Talented family, right??

So, all those long, manic hours of designing, printing, and painting paid off yesterday when the MakerBot blog announced their big winner, complete with a footnoted disclaimer that they're really and truly not in cahoots with Arian somehow - their last two posts have been about his work on Pocket-Tactics.

We're looking forward to some swag, but really just more recognition about our little game is the best part of the win.  Stay tuned for more news soon - about our Pocket-Tactics contest winner and the upcoming Kickstarter campaign.

Monday, July 30, 2012

Win a Copy of Pocket-Tactics!

We're thrilled to announce IGG's very first contest! Where you can win something super rad!

Design a 3D logo for Pocket-Tactics! The chosen logo will not only earn you honor and bragging rights, but you'll also win your very own, custom-painted copy of the game.  Here's the fine print:

  • - All entries should be in STL format.  (For those of you new to 3D design, Tinkercad is a great program for beginners and experienced designers alike.)
  • - The winning entry will look amazing in 3D, but a snapshot will need to be clear and legible for printed marketing purposes in 2D as well.
  • - Entries must be received by 6:00 pm PST on August 31, 2012
  • - Entries will be judged by the Ill Gotten Games group exclusively
  • - Entries must fit inside a small felt bag, so shouldn't be larger than 3" by 4" square (it doesn't need to be square though!), with a maximum height of 1/2 an inch or so.  (We have to have room in the bag for the game pieces, too!)
  • - You may enter as many times as you like, but we prefer quality over quantity..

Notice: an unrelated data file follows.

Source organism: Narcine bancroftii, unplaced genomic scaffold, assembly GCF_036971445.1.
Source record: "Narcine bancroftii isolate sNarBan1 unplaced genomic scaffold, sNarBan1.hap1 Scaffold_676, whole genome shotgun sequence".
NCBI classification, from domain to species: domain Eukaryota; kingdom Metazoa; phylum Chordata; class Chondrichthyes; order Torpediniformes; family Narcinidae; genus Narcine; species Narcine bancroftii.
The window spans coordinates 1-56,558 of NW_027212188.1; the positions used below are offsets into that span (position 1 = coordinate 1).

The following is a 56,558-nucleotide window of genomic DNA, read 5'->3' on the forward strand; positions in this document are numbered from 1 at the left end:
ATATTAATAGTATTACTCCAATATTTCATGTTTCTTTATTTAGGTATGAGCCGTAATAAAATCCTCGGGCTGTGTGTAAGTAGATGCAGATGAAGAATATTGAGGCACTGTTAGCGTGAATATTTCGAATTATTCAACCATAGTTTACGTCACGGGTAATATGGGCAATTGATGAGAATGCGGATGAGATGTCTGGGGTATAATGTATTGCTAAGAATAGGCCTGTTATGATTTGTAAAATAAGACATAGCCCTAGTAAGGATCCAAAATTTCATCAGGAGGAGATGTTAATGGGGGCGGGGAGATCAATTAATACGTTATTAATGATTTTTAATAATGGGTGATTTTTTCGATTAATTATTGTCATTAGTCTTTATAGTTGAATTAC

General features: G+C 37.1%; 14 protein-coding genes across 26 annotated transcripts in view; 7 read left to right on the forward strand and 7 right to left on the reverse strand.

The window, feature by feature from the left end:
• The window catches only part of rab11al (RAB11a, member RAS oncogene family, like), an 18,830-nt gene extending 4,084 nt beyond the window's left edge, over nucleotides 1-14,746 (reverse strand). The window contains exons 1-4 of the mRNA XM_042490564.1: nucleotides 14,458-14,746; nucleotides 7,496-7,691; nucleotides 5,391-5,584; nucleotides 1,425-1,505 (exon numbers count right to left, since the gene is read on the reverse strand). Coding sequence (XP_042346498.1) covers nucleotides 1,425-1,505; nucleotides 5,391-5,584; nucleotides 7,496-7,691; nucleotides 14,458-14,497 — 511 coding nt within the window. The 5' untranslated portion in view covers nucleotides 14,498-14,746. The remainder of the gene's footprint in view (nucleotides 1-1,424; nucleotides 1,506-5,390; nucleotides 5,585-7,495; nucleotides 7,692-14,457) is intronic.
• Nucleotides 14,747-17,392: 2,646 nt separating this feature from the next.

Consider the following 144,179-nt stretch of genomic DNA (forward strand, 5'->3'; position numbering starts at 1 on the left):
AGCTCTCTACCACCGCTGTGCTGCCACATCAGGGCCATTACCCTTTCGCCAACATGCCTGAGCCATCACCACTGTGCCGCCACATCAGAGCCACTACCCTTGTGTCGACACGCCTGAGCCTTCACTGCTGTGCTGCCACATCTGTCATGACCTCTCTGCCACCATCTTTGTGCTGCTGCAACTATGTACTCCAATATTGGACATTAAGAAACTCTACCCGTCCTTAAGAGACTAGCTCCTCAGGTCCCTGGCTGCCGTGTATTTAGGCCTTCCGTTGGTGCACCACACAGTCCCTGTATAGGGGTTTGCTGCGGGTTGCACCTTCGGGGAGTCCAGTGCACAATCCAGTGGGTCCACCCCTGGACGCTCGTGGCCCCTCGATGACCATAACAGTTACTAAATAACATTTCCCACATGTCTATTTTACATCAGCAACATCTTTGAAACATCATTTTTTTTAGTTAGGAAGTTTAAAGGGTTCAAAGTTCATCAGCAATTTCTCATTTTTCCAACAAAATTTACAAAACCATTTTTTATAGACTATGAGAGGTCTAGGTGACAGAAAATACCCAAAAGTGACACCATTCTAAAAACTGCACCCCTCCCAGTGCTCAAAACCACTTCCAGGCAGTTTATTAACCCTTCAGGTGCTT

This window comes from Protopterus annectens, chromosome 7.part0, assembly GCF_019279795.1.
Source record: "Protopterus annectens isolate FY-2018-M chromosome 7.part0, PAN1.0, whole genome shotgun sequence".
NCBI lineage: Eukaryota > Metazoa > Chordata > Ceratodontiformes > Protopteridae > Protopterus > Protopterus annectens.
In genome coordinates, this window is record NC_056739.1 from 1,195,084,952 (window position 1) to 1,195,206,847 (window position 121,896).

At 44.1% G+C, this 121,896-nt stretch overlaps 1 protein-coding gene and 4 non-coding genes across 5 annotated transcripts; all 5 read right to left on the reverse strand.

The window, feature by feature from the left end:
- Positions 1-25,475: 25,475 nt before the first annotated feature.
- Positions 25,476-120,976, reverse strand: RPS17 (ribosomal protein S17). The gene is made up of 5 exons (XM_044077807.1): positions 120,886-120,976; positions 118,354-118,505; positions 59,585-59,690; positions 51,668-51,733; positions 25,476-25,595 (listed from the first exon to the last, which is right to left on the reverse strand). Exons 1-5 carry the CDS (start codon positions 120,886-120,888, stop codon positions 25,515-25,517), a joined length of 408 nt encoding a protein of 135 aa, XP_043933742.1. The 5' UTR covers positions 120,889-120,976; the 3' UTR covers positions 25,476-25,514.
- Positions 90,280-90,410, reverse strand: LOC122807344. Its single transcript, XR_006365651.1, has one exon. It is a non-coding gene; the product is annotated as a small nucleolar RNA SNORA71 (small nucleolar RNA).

Here's the scoop... We think a lot about design at Ill Gotten Games, and we've decided we want to spend the next month or so working on additional forces for Pocket-Tactics and play testing.  Our goal is to not only develop fans of our little game, but also to encourage people to enter the maker community.  

Email us with questions, and with links to your entry when you're ready!

Sunday, July 29, 2012

Introducing Pocket-Tactics!

So, without further adieu, we'd like to introduce Ill Gotten Games' first fully-realized board game: Pocket-Tactics! 

 Pocket-Tactics is a tile-based strategy game in which fantasy forces battle for control of the world. The game is fast-paced (most games lasting between 20-45 minutes) and is so small that it all fits in a little felt bag and the play area rarely takes up more than a square foot of table space. The system is dynamic though resolution is quick and there aren't a ton of rules to track or memorize, making it ideal for advanced and casual gamers alike. 

Gotta give mad props to Makerbot Industries and Tinkercad for allowing us to turn this fun little game into a reality, especially in such a short time. Arian conceived the game on a Tuesday and by that Friday morning had a working, fully painted copy. Now that's rapid prototyping! 

Still working out some kinks, though in the meantime you can see (and download!) the beta version of the game on the Thingiverse here. We're going to be marketing the game, though in the spirit of the maker community we'd like to keep it free to our fellow 3D printing enthusiasts. 

Legion of the High King

The first set, Legion of the High King against the Tribes of the Dark Forest, is hopefully just the first in an ever-expanding universe of fantastic characters from genres ranging from fantasy to science fiction. We've started with fantasy (the origins of Arian's nerdly obsessions and similar to the setting in his novel) and we'll start with a good smattering of common sword-and-sorcery concepts (thanks to Misters Tolkien, E. Howard and Leiber).